Even with a World Series ring, Seaver never rested on his laurels. The artist took the hill again and again for the Mets and delivered masterpieces for the fans.
There were 19 strikeouts on April 22, 1970, against the San Diego Padres, tying the MLB record at the time.
A second Cy Young Award to navigate the Mets from the pits to another unlikely National League pennant in 1973.
Another Cy Young Award in 1975 saw him become just the second player in MLB history to win the honor three times.
Sadly, the good times in Queens were interrupted in 1977 when a hapless, cheapskate Mets front office traded Seaver to the Cincinnati Reds – refusing to pay their franchise star like the marquee athlete he was. After six years away from Flushing, the Mets — under new management — brought Seaver home as they continued rebuilding from the late-70s doldrums.
Seaver didn’t deliver a Cy Young-worthy performance during the 1983 season, but for fans then, it didn’t matter. His return helped herald the franchise’s second period of excellence.
Two months after Seaver’s return as the Mets’ ace, the team traded for first baseman Keith Hernandez and called up their top draft pick in 1980, outfielder Darryl Strawberry. Another future star for the Mets, pitcher Ron Darling, got to pitch in the same rotation with Seaver for part of the 1983 season — and would occupy The Franchise’s locker after the Chicago White Sox signed Seaver for the 1984 campaign.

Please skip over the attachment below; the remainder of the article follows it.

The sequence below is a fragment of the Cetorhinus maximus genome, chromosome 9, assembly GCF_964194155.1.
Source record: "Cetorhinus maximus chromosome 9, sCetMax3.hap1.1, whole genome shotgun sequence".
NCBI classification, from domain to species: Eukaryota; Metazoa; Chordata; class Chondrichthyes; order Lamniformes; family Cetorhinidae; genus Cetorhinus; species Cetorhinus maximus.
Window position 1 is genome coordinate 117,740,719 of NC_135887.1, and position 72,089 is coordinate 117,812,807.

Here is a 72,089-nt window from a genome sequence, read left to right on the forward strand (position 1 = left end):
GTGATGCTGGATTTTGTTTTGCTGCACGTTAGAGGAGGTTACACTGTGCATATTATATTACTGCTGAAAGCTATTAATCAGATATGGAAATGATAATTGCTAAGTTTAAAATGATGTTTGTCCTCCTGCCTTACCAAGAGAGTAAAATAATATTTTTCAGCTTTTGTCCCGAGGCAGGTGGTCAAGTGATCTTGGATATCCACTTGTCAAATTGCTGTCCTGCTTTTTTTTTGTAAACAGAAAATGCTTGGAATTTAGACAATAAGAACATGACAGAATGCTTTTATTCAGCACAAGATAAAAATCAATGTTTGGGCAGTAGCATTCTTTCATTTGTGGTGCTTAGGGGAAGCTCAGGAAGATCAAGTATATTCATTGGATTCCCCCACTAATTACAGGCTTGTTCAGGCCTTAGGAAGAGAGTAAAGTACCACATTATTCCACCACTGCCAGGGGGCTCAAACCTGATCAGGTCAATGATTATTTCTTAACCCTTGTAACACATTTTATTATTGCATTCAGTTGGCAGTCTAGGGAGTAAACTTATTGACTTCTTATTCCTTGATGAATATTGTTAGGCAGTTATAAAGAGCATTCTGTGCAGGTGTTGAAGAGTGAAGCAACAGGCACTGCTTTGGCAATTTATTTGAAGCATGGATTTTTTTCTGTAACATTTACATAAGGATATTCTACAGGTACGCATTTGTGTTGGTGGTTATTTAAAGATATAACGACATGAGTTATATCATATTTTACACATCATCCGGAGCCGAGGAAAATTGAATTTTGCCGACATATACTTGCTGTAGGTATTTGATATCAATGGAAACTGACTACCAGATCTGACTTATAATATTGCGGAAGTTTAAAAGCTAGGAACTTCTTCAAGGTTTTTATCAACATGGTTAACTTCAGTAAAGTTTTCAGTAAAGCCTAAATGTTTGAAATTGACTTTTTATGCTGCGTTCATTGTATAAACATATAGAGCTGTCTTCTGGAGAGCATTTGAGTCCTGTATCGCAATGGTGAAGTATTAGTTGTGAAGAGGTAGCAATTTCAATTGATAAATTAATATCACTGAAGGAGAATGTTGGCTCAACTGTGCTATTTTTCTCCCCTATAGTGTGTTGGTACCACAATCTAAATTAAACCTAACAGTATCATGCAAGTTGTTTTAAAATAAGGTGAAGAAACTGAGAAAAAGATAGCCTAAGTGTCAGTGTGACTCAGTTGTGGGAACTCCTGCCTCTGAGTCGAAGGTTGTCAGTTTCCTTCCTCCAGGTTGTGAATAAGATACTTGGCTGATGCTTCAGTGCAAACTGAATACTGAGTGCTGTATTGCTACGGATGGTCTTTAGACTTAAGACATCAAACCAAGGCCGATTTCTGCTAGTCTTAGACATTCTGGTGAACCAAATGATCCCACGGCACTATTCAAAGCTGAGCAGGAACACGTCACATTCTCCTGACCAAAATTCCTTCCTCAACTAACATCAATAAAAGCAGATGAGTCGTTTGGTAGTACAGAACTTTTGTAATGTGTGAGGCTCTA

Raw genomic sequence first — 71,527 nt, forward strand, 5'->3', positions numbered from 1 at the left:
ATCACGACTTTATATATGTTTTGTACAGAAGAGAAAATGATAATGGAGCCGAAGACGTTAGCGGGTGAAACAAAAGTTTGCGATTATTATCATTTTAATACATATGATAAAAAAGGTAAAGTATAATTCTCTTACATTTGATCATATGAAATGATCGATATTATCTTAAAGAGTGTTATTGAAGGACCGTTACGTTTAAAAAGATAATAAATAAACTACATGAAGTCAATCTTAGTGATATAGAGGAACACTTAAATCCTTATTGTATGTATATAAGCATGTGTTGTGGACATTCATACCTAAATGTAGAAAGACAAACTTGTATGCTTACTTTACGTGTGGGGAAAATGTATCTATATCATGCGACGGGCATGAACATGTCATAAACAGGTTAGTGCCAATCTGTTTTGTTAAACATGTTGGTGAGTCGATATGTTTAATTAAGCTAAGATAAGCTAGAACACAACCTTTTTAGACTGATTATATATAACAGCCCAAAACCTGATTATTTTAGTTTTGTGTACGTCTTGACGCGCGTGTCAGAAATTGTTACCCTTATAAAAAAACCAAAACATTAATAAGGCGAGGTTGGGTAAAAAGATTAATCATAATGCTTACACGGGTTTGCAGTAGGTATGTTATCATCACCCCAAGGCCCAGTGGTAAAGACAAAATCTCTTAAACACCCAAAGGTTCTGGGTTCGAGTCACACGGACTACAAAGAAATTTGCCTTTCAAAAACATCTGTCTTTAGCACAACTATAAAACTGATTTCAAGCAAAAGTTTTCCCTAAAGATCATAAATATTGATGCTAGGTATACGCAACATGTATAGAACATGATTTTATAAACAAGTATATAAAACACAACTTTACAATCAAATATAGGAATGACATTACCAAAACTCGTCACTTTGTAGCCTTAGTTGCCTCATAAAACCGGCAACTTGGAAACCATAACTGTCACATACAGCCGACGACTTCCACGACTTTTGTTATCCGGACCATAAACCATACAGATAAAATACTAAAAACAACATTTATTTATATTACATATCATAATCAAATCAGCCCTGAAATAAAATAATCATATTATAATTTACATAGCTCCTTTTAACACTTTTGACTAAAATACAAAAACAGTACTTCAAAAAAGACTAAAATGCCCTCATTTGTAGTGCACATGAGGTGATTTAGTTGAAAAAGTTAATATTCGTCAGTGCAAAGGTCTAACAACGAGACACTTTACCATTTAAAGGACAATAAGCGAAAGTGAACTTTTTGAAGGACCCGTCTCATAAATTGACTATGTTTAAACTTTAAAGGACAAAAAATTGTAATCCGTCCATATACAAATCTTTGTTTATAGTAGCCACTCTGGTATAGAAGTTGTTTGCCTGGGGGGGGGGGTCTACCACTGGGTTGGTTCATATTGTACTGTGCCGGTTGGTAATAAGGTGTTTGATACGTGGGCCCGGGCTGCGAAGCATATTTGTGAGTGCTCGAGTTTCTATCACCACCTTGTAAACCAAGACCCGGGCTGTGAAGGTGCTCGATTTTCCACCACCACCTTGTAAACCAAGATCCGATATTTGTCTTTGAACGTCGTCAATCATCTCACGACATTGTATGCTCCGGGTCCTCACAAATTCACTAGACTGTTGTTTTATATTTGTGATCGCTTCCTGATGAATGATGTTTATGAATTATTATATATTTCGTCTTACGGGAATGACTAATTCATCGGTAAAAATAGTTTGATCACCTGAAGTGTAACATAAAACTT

Hernandez, Strawberry, and Darling played important roles in the Mets’ success over the following six seasons, helping them win their second World Championship in 1986. They beat the Boston Red Sox in one of the greatest World Series ever played — and, ironically, Seaver was a part of that Red Sox team (acquired mid-season from the White Sox), though he wasn’t on their World Series roster.
After a failed comeback attempt with the Mets in 1987 at age 42, Seaver decided he had enough — and retired. His legacy with the Amazins’, however, lives on.
He’s the Mets-franchise-record-holder in wins, strikeouts, ERA, complete games, shutouts, and pitching WAR.
He was the first player inducted into the Baseball Hall of Fame while wearing a Mets cap on his plaque, and the only one to do so for 24 years until Mike Piazza was enshrined at Cooperstown in 2016.
Seaver and Piazza served as the battery that closed Shea Stadium in 2008, and opened Citi Field in 2009, with ceremonial pitches.
He was simply the Mets — and the standard by which every Mets pitcher will be measured, now and forever.
And for a game like baseball, which allows its fans that span across the generations to so easily connect with those that came before us, it allowed even the younger Mets fans — plagued by bad ownership, collapses, and an occasional dash of magic — to adopt Seaver as the hero he was to our parents and our grandparents.
Sure, across town the Yankees had Ruth and Gehrig and DiMaggio and Berra and Ford and Mantle. But the Mets had Seaver. And that was more than enough for us.
I’d like to think that somewhere amongst the cosmos, he’s talking baseball with Gil Hodges, Bob Murphy, Ralph Kiner, and Rusty Staub.